One of them barely survived during an armed invasion of a home that took the lives of his father and younger brother. Another had a tragic accident that jeopardized his ability to walk again. The third excelling, in need of a service dog’s help, has established a schoolwide disability support and social club. A fourth has also experienced childhood trauma as he and his older brother with special needs prepare to teach a popular game that helps others with developmental disabilities.
Meet Frances Holson and Leah (Roy Roy) Blevus, Matthew Silva, and Elliot Dreherr.
They are among the 16 winners of this year’s Saint Paul College Scholarships. Everyone deserves to write.
The $2,500 scholarships are awarded to outstanding St. Paul High School seniors from predominantly low-income families or young people hoping to go to college who are also overcoming financial, physical, and other hardships. The club has provided more than half a million dollars in scholarships since 1997 through the Youth Appreciation Foundation.
When I hear people grumble or complain about today’s youth, I am confronted with reality as well as stories of unpopular Santley children like these. Investing in their future helps us all.
“In light of what we are all facing, these students demonstrated tremendous determination and courage that is hard to imagine,” said John Tillotson, longtime club member and senior vice president at Stifel, an investment services firm based in the Twin Cities.
“They have spent countless hours trying to improve not only their lives but the lives of the many around them,” he added. “They are true leaders, and we are humbled and thankful for them because they live and go to school in St. Paul.”
Holson Francis, 18, is a student at Johnson Senior High SchoolAnd He was about 9 years old in 2012 and had just returned from school when armed anti-government rebels stormed the family home in the Kivu province of the Democratic Republic of the Congo and killed his father and younger brother. He escaped through the window and took refuge in a neighbor’s house. He met his mother, who was not at home during the accident, several days later. The two then took a trip by foot and bus to a refugee camp in Uganda. Mother and son, who had a family here, arrived in Minnesota three years ago.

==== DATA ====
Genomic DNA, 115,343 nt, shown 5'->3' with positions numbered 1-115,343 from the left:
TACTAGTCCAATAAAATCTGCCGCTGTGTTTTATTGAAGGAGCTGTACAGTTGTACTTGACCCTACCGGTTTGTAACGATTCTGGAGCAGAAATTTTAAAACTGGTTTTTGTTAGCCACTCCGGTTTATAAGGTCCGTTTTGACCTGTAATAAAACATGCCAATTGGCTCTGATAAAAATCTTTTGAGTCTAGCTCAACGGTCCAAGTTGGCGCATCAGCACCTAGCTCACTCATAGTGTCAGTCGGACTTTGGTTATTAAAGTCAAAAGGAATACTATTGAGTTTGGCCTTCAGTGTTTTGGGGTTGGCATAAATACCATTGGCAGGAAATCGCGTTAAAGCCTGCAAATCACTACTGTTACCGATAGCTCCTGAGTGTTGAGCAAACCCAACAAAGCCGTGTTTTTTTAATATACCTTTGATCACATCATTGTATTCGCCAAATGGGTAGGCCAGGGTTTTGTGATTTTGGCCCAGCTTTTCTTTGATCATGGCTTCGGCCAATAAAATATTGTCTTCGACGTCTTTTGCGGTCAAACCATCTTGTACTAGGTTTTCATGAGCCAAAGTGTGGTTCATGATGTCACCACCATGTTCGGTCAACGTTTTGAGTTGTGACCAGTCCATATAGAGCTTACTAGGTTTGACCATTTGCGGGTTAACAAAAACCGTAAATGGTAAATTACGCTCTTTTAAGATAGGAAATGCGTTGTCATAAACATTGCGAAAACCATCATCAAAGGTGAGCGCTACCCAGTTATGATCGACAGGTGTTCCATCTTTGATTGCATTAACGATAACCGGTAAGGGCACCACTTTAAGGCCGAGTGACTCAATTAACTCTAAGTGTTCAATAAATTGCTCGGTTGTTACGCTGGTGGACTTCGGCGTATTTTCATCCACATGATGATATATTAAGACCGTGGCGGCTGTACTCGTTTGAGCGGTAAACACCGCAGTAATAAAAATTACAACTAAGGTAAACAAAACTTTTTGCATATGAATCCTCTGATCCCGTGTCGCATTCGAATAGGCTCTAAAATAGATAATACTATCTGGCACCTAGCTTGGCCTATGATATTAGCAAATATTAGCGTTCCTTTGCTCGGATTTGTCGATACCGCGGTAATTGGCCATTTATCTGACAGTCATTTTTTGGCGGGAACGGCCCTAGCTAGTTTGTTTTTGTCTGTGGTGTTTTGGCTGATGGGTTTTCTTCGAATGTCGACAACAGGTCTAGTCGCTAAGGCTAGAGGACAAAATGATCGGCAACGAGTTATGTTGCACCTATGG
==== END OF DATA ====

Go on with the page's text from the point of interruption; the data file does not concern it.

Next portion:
A part-time model, visual artist and talented performing artist, Francis speaks seven languages - English, French, Swahili, Kinyapuisha, Kirundi, Kinyarwanda and Kinyakul. He is also a member of his school’s Honor Legion and Student Leadership Team. He ranks 53 out of 268 in his first class with a weighted GPA of 4.0.
He is interested in a career in menswear and plans to apply to the Pratt Institute in New York City, which is known for its art and design schools. He cites American fashion designer Virgil Abloh among the most influential models of his career.
“My goal is to make a positive impact on everyone I meet in this life,” Francis told me.
“His optimism and happiness in life are impressive given the childhood trauma he faced,” wrote Candice Bagel, the school counselor. “He is always positive and his energy is transmitted to those around him.”
Lia Bleifuss, a freshman at Highland Park High School better known by her Chinese nickname Rui Rui (pronounced Ray Ray), is an Energizer rabbit in the flesh. The 18-year-old founded the school district’s first Students with Disabilities Alliance club. She teaches children in Chinese at Yinghua Academy, a language immersion school in the Twin Cities where she has attended classes from kindergarten through seventh grade. She enjoys adaptive sports activities that include swimming, kayaking and skiing.
But wait. there is more. Co-editor of the yearbook, co-chair of the Youth Board of Special Olympics in Minnesota, cited the creation of a district-wide survey on students’ disability experiences. She ranked 39 out of 306 students in her school with a GPA of 4.61 and earned an A and college credits this summer from Johns Hopkins after taking a virtual course called “Anatomy, Physiology, and Disease.”
Blevoss, adopted by Ethan and Sherry Blevoss when she was one year old from an orphanage in Hunan, China, has Charcot-Marie-Tooth disease. The genetically inherited condition, diagnosed when Leah was 6 years old, is a progressive neuromuscular disease that negatively affects her balance and fine motor skills.
“It mostly affects my legs and the strength of my hands,” she told me. Her dog, Tango, a black Goldador (Golden Retriever/Labrador Cross), has been by her side at school and home since seventh grade.
Blevoss plans a career in medicine and early applied to Yale University. Northwestern University and Wellesley College are also on the list of schools.
“I would love to be a doctor,” she said. “I also love philosophy and the humanities and would like to tie the two together – a doctor who focuses on medicine but also helps the patient emotionally and sees the whole picture…”